New cookbook teaches safe food preservation
Christina Ward thinks she can help anyone learn to preserve food. Her straightforward, no-nonsense approach goes back to canning with her grandmother, one that’s grown into sharing everything she’s learned in her first book, “Preservation: The Art and Science of Canning, Fermentation and Dehydration” (Process Media, $24.95) in stores June 20.
Featuring few pictures, this is a practical guide with a look at history and science, presenting food safety and dangers along with recipes for everything from jams, jellies and pickles, to sauerkraut, kimchi, ketchup, mustard and steak sauce.
Exploring the science behind preservation, Ward studied and tested to become a master food preserver for Milwaukee County. She started teaching a few years ago, offering classes through the Milwaukee Recreation Department (her next classes won’t begin until fall, dates to be determined).
She’s unequivocal about what you should and should not do for safe food preservation, and she fields calls from all around the country. It’s all about passing on the art of preservation.
Ward, who lives in Cudahy with her husband, Dan Niedziejko, and daughter, Ruadhan, will be at Boswell Books, 2559 N. Downer Ave., reading and signing books at 7 p.m. June 23.
It’s that thing that happened to kids in the ’60s and ’70s, city kids shipped to the farm in the summer. My mother is a terrible cook. Awful. A product of that time period of boxes, cans. She made something we thought was gorified hamburgers, but it was really glorified hamburgers. Terrible.
We’d go to my grandma’s farm on my dad’s side. My grandma wasn’t a gourmet cook, but she was an old farm cook. Potatoes don’t come out of a box, corn does not come out of a can. From her garden you’re eating fresh strawberries. It was a revelation. That was the beginning, and it led me to find other people who cook.
Her first batch
I did stuff with my grandmother, jams and jellies. The first thing I remember doing on my own was raspberry jam. I did it the wrong way, the way I’d learned. It was that experience of recycled jars, which you shouldn’t do, and I put paraffin wax on top, which you shouldn’t do, because it isn’t safe.
I remember being really pleased at doing it based on this memory of childhood, but at the same time, I wasn’t comfortable. I started to think about what I was doing.
Mistakes are made
Canning, the more you do it, the more confidence you build. You can do everything 100% right and still have something go wrong. When I was trying to figure out the new steam canners, I was swearing up a storm. The first few batches, I could not get those jars to seal.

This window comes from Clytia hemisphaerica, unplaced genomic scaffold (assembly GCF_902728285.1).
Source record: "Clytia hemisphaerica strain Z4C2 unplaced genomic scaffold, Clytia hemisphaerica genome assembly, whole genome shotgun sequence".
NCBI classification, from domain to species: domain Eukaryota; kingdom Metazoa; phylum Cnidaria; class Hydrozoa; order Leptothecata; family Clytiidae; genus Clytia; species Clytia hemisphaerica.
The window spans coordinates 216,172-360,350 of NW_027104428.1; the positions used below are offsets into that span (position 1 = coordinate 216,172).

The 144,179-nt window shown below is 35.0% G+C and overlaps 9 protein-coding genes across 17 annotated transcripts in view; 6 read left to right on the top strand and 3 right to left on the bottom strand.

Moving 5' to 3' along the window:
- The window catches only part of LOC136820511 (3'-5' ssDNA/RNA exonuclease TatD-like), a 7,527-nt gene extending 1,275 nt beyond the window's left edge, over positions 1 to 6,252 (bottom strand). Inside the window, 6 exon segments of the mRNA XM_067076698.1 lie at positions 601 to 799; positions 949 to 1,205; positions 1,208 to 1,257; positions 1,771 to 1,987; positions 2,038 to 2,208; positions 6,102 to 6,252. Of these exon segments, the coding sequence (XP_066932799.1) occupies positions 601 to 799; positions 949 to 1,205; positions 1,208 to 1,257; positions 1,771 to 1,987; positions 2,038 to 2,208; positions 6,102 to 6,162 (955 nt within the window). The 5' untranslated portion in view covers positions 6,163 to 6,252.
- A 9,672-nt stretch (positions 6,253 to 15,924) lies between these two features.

I’ve had calls from all over the country, and I will always take a phone call. I had one lady in tears. They worked all day picking strawberries and she called, “All my jars, they’re brown, they’re gross and brown.” She didn’t take the leaves and stems off.
Favorite to teach
I love making pie fillings, one of our more accessible classes.
Joy in a jar
I am not Polish, a rarity in Milwaukee. My husband is very Polish. When it is pickle time and the cucumbers are ready, we fish out his grandmother’s recipe. It has been handed down and I tweaked it for safety. We make Mary Wanda’s pickles. It is pure joy.
Becoming a master food preserver
It is a dying expertise, which is a shame. I’d argue it is even more critical because of the bad information out there.
Need to know
Based on the science, it is highly recommended that recipes published after 1994 will be safest.
What not to do
There are still people trying to do hot water bath canning on low-acid foods. That’s a sure way to get to botulism. We can’t stress the safety enough.
Her cookbook collection
I’m a cookbook junkie. There’s a bookstore in New York, Bonnie Slotnick’s. She’s the best. She’ll bring out her first edition of “Joy of Cooking” and show you where the typo is.
Then things I rely on are Milwaukee’s own “Settlement Cookbook,” and “Joy of Cooking” is my all-around for general cooking.
Cookbook she’ll never give up
There’s one from Christine Ferber from Alsace, in English. The translation is essentially “My Jams.” I taught myself to read German and I have mine all marked up. Brad Pitt drove across France to buy a couple jars of her jam.
Always in her pantry
Pickles. Also, pie filling. That’s a go-to easy dessert. Put it on poundcake or Leon’s vanilla custard, or you can put a dollop in yogurt. It’s a great sweet treat.
We also get nervous when our supply of home-canned tomato red sauce dwindles. That’s a start and cure for a thousand dinners. We just ran out of salsa. We have to wait for tomatoes, and my husband is getting twitchy.